I honestly don’t know why I continue to bring my headphones into the gym with me. The conversations I hear when I’m in there working out alone are enough to make me want to leave my music off and be a nosy neighbor, and I don’t even think I feel that bad about it. This morning was a huge eye-opener for me; and it was also the moment when I think I developed a bit of a girl crush on a woman I don’t even know based solely on her blatant honesty. I want to be her friend. Imagine me there on the elliptical working on 17 minutes, sweating to death (kidding, it turns out no matter what I do in life I don’t actually sweat from my face or head) and accidentally unplugging my headphones. I stopped to put them back in when I decided not to turn the music back on.
“It’s your own fault, and you aren’t getting any sympathy from me,” is what I hear the woman next to me say to her friend. I was intrigued, and kind of assumed it had something to do with some sort of relationship in the other woman’s life. When she followed it up with, “You make enough of a good living not to live paycheck to paycheck, but you make stupid decisions. You have to get it together. If it was really that important to you, you’d make it happen. End of discussion. I love you, but I’m tired of listening to you complain about something that is so easily fixable,” and that was that.
The other woman was not even trying to argue with her friend. She wasn’t rude, but she was firm. She wanted her friend to know that her financial issues are all her own creating and that the world is not working against her to make it difficult for her to get by. In fact, the world is just fine and her friend merely makes poor decisions and feels entitled. I liked this woman’s honesty and her blunt nature. It also got me thinking; she’s right. If you are living paycheck to paycheck, as so many people do, chances are good that it’s your own fault and that you can get yourself out of that rut with a few very simple practices.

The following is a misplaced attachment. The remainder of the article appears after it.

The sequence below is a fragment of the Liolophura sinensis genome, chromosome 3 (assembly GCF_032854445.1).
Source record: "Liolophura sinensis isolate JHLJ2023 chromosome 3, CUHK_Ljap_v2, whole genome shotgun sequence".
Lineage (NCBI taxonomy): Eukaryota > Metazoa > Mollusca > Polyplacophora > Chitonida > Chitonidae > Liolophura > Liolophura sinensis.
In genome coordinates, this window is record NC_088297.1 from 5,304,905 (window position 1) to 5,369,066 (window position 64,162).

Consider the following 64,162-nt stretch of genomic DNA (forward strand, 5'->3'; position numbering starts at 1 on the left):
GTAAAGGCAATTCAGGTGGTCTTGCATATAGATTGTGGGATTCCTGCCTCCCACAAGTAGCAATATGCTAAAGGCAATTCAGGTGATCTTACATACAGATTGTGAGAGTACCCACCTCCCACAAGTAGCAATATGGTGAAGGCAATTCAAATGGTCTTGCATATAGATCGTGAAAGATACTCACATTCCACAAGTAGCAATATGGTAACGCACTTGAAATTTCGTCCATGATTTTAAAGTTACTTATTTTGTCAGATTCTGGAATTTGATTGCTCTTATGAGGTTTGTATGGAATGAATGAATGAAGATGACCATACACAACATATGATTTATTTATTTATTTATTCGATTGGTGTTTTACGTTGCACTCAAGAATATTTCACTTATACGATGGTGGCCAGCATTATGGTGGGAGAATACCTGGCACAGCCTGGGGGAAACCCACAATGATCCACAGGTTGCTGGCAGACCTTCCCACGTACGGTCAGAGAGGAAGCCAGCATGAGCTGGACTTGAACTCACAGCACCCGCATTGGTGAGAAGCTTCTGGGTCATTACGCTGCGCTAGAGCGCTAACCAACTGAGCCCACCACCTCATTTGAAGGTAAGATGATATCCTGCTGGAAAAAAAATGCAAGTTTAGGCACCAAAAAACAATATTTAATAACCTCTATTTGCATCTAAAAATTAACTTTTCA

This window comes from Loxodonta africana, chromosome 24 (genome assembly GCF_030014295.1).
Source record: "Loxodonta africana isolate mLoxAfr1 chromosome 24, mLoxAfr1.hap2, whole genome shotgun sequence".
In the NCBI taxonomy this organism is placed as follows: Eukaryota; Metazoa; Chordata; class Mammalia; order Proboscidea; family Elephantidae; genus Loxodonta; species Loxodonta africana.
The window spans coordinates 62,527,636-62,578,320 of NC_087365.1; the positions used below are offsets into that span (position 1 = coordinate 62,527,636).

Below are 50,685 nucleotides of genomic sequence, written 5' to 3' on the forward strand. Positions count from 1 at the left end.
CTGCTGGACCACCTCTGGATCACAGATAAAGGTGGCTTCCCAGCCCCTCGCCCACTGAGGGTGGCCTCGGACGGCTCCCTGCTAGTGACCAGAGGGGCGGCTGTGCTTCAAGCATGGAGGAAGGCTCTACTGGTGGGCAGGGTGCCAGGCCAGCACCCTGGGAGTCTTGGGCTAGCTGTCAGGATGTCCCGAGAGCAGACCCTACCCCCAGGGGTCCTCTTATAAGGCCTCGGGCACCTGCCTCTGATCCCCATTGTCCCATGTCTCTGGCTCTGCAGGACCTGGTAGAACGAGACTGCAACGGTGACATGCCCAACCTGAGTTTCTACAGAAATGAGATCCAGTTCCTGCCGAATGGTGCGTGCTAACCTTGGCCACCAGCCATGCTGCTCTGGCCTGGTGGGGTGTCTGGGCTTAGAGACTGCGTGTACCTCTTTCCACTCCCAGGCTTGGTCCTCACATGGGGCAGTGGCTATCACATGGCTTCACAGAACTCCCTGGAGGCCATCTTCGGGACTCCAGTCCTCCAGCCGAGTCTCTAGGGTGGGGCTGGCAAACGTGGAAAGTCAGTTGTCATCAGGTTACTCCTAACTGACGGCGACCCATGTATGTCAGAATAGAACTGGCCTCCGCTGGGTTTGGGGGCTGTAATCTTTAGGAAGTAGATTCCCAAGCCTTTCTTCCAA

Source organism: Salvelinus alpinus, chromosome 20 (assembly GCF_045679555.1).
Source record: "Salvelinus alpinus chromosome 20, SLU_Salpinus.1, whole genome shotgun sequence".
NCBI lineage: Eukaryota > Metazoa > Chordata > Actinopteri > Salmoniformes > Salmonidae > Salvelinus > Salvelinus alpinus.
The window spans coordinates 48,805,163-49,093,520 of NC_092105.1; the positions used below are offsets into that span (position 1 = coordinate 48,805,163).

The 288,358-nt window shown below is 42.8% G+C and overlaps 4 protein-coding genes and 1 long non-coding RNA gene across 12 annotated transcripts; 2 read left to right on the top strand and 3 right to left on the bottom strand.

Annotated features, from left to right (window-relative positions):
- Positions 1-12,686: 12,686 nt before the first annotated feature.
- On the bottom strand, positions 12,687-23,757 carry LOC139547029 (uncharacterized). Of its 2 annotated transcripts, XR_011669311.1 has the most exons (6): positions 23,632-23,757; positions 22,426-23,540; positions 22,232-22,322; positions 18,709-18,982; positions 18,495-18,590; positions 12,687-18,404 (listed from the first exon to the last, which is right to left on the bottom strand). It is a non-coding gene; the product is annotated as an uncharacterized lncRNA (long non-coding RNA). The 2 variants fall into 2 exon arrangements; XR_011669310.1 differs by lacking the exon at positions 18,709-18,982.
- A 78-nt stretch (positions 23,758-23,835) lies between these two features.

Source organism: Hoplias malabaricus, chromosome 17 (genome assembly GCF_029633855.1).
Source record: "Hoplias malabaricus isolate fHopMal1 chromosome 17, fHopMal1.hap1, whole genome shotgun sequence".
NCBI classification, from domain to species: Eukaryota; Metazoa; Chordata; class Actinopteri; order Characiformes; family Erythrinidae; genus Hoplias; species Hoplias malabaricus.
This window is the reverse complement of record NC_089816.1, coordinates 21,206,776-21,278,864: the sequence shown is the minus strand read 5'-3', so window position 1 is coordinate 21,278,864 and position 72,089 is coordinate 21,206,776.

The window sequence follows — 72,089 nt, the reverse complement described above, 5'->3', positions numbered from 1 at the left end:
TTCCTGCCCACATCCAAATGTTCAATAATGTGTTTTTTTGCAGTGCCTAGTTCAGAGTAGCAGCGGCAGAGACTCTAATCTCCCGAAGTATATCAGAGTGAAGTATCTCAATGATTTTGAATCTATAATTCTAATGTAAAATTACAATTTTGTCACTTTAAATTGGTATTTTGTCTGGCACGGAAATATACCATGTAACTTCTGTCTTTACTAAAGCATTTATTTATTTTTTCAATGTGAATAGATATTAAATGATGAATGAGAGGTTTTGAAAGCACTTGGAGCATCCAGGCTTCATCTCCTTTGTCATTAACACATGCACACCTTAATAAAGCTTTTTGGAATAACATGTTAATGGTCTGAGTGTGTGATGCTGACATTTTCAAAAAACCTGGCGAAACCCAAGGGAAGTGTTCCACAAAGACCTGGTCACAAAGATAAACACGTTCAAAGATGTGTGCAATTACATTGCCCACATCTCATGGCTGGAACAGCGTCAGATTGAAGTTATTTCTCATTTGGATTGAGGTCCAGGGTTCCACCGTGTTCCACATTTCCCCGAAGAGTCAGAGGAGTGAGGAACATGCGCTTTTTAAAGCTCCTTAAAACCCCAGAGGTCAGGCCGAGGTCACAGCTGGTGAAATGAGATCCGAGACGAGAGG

Stop Spending What You Don’t Have
Every year at my daughter’s school I organize a full week of teacher appreciation gifts for all the teachers the week of Teacher Appreciation week. I seek out volunteers to make small goodies for the teachers throughout the week and donations to help cater a large and delicious lunch for the teachers on the final day of the week. This year I had a mother donate a $10 check to me, but she asked me not to cash it until Thursday since she gets paid on Friday and that would be a good buffer for her to ensure it didn’t bounce. My first thought was sadness for someone who doesn’t even have $10 to give, and my second thought was that she shouldn’t be writing checks she cannot afford to cash.
If you don’t spend what you don’t have, you’ll actually have a paycheck hit the bank when you get paid. That means you’ll have more money to make last all week or two weeks or however long you have to wait until your next paycheck comes along.
Sell Things You Don’t Need or Want
The simplest thing you can do to create a buffer and add a little income to your bank account so that you’re not living paycheck to paycheck is to sell things you no longer want or need. Host a yard sale, post things on the internet to sell or go to a consignment shop to seek out help in the manner you deem fit. It’s a relatively simple process, but it’s not something you can ignore doing when you need additional cash.
Cut the Things You Don’t Need
You don’t need unlimited data and text messages on your cell phone plan. You don’t need cable television. You don’t need to buy fresh flowers for the kitchen or drink a glass of wine with dinner every night. You don’t need to buy coffee every morning or stop for the kids to get a donut on Fridays. You can cut those things right out of your budget and save a bundle; that might help with the paycheck to paycheck living.
Downsize or Downgrade
I have told this story about a half dozen times, and I’ll tell it again. I’ll never forget the time an acquaintance told us (and it was so not any of our business and we still cannot figure out why she thought she should talk to us about this) that she had something like $7 in her bank account until she got paid again and she couldn’t even afford toilet paper and had to borrow it from her mom that day (borrow? Have…). The very next day she posted a photo of her brand new car – and not a cheap one, either – on social media.
If you can’t afford toilet paper, you cannot afford a new car payment. How about downsizing that expensive car, selling your house if it’s too expensive and buying something smaller, moving somewhere with a low cost of living or doing anything you can do to afford what you have? It’s a novel concept.
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